After the heist in Langley, Ethan sees that the Bible he used in the safe house was stamped “PLACED BY THE GIDEONS IN THE DRAKE HOTEL CHICAGO”. This is where he figures out what really happened and that Jim Phelps is the turncoat.   In the Apartment Sequence earlier in the film, Ethan Hunt tells Jim Phelps that they missed him in Kiev, and Jack Harmon asks, “were you on some cushy recruiting assignment again?” When Ethan asks, “Where did they put you up this time, The Plaza?” Jim answers, “The Drake Hotel. Chicago.”   Ah, yes, “24-hour room service, chauffeured cars . . .” It seems like a little background info for us as to the fact the team has been in Kiev, Jim was not, and Jim was in Chicago at The Drake Hotel. Ethan figured that if Jim was looking at the Bible from the Drake Hotel, it was to communicate with Max. This comes out in this scene with Jim and Ethan at the restaurant. Jim Phelps tracks down Ethan and has a discussion in a restaurant explaining that Kittridge was really the mole. While he talks through how Kittridge did it, clips are shown with what really happened. This is where the audience sees that Jim was really the mole.   Ethan plays along, even though he knows Jim is the mole. He lets Jim explain why someone would become a mole and doesn’t let Jim know that Ethan is on to him. As we've discussed before, the con has been played.   Jim tried to have Ethan, and the audience, believe that he was killed in the first mission.  The first time you watched the movie, I'm sure you were duped too.   This was a common theme in the television show as well. We've also discussed elsewhere that there was an attempt to pull the television show fans into this movie.   However, when I saw this in the theater, this scene is where I made the decision to stop watching any more Mission: Impossible movies.   In fact, from my first seeing this film, it was over 20 years before I watched the rest of the Mission: Impossible films.   I love spy movies, but I guess I can hold a grudge for a long time. I was very mad that Jim was the bad guy and had turned.   Yes, in the television show, most of the bad guys were agents, but Jim was always the good guy.   Why would you bring his character back into this movie only to make him the bad guy?   It made the twist very effective but really made me mad.

On the train

After Ethan gets the NOC List, he needs to meet with Max and the mole so they can catch the mole (Jim Phelps).   This second meeting with Max happens on a high-speed train that is to cross the English Channel. The train provides three scenes that are really the climax of the movie. The first scene has Ethan providing the NOC list to Max. Max had paid Ethan for the NOC List and wanted to upload it. Luther uses an electronic jamming device to keep Max from uploading the file before they hit the Chunnel.   Given that this was filmed in 1996 and that they were on a moving train, one can imagine how slow the phone line was that Max was trying to use. The next scene, which is where this clip is from is where it gets really fun. Claire walks into the luggage room on the train and sees Jim. She talks with Jim about how he is the mole and how they will set up Ethan and take the money. At this point, Jim stands up and PULLS OFF A MASK. In reality, she had been talking with Ethan. Ethan had made Claire believe he was Jim with the use of the mask. Then the real Jim walks out from behind another section of the luggage car. Ethan gives her the money and then puts on a pair of glasses with a camera built-in, letting Jim know that Kittridge has seen that he was still alive. Jim then kills Claire and has a quick fight with Ethan before escaping out of the luggage car.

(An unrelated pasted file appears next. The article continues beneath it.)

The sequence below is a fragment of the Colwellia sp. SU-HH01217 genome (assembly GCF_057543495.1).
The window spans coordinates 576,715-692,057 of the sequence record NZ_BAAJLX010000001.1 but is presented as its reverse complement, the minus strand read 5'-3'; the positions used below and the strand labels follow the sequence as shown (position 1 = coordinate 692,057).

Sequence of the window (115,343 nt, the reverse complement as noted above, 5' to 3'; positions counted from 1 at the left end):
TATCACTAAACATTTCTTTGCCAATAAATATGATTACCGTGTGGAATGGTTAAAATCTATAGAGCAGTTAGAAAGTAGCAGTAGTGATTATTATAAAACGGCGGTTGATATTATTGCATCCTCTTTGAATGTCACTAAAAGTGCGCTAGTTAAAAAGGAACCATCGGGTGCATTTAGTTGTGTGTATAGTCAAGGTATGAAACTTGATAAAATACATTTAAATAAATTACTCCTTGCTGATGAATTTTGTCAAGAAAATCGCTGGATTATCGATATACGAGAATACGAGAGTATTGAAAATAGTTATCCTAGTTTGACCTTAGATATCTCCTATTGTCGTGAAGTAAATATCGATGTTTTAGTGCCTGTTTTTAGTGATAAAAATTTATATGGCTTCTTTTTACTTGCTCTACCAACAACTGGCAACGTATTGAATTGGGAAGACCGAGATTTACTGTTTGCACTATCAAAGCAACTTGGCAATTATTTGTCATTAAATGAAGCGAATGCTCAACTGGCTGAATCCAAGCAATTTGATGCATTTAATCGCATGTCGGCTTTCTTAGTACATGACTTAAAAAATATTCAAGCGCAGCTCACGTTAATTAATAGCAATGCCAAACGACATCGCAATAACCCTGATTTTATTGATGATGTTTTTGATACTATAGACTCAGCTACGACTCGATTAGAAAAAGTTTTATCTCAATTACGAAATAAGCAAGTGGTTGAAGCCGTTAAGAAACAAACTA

The final train scene

The climax of the movie occurs on the outside of the train. This is a fantastic use of CGI and real footage. In this scene, Jim is trying to escape to a helicopter piloted by Krieger. It has some exciting footage of the helicopter attached to the train and the action continues into the tunnel. It is hard to believe that in reality, the helicopter would have been able to fly like that in a tunnel, but it makes for some great drama. The final shot of this scene is of the train conductor, brilliantly played by David Schneider, looking up after the train stops and then he faints. The look on his face says it all.  There are some reviews I've read saying that this was the worst piece of the movie.   However, David's look worked for me. Trains are used a lot in movies as they are a confined space with no easy escape (maybe except for Silver Streak). A few films keep the action inside the train.   For instance, in James Bond’s From Russia With Love, there is a tremendous fight scene between Bond and Red Grant.   That scene happens inside the train.   Skyfall has a nice exterior fight scene. The Wolverine has something somewhat similar (ok there is no helicopter) using a bullet train with Wolverine on top of the train in a fight with Yakuza. From what we’ve been able to find, the 1926 Buster Keaton film The General and 1929 movie The Flying Scotsman were the first movies to show action with a person on the outside of a moving train.

Ending Scene

The film wraps with Kittridge talking with Max and letting her know that she isn’t going to be arrested. They really wanted Jim. Luther and Ethan have a quick chat talking about moving forward. Finally, Ethan is on the plane. The flight attendant asks him the same question that they asked Jim before he got the taped mission at the beginning of the movie: “Excuse me, Mr. Hunt, would you like to watch a movie”. He is going to get his next assignment. In the Bond series, James Bond usually gets a bit of time off after a mission. It looks like Ethan Hunt gets to jump from one mission to the next.